The George Harvey Dry Fly leader is a slackline leader built for dead drifting. With intentional casting, with the right stroke, the Harvey lands with slack in all the right places, with curves and swirls through the entire leader and not just in the tippet section. The Harvey is a masterful tool built for the art of presenting a dry fly on a dead drift. But success begins by understanding how the Harvey is different, and why it works.

Troutbitten Shop Summer Sale ’23  — Leaders, Hats, New Trail Merch and More

Troutbitten Shop Summer Sale ’23 — Leaders, Hats, New Trail Merch and More

The Troutbitten Summer Sale ’23 is here, with all leaders, hats and stickers back in the Troutbitten Shop. With this round, I have a few special items to offer, from the Troutbitten and New Trail Brewing company collaboration. There’s a Fish Hard / Drink Beer hat, sticker and t-shirt. The Troutbitten Shop is fully stocked. Hats, leaders, stickers, shirts, hoodies and more are ready to go.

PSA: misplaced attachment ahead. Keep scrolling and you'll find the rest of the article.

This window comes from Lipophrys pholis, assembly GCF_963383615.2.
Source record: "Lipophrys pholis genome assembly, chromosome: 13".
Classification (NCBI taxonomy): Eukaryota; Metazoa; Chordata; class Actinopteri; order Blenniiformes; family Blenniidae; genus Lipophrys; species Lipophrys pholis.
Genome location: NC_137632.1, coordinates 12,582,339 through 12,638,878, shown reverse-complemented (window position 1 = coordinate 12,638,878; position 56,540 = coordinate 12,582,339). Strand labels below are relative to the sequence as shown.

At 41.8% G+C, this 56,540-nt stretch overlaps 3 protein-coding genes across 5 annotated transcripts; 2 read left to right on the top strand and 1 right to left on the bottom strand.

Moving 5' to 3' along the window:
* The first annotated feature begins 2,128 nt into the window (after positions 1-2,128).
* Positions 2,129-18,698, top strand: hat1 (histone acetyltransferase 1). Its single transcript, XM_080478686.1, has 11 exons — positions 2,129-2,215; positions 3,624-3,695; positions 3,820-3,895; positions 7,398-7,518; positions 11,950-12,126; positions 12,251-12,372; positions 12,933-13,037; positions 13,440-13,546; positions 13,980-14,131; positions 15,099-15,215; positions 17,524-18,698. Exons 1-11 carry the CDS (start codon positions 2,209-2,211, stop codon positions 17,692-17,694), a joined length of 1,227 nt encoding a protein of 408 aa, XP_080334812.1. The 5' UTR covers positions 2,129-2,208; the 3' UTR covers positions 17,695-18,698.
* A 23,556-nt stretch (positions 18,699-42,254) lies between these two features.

What do you think?

Be part of the Troutbitten community of ideas.
Be helpful. And be nice.


  1. Seems funny, but as a new fly angler (4years), when I started perdigons and big headed bead flies were so popular that they seem “Normal” to me. I remember when I first started fly tying and the fly I started one was a zebra midge. I remember specifically thinking “No way this is gonna catch any fish, it’s too small…….and the bead isn’t big enough!” Lol

    I’m gonna try this as I am always looking to simplify my flies to tie more of them in a set time period, and to minimize my potential for messing the flies up with my lackluster skills.

    Thanks for posting this.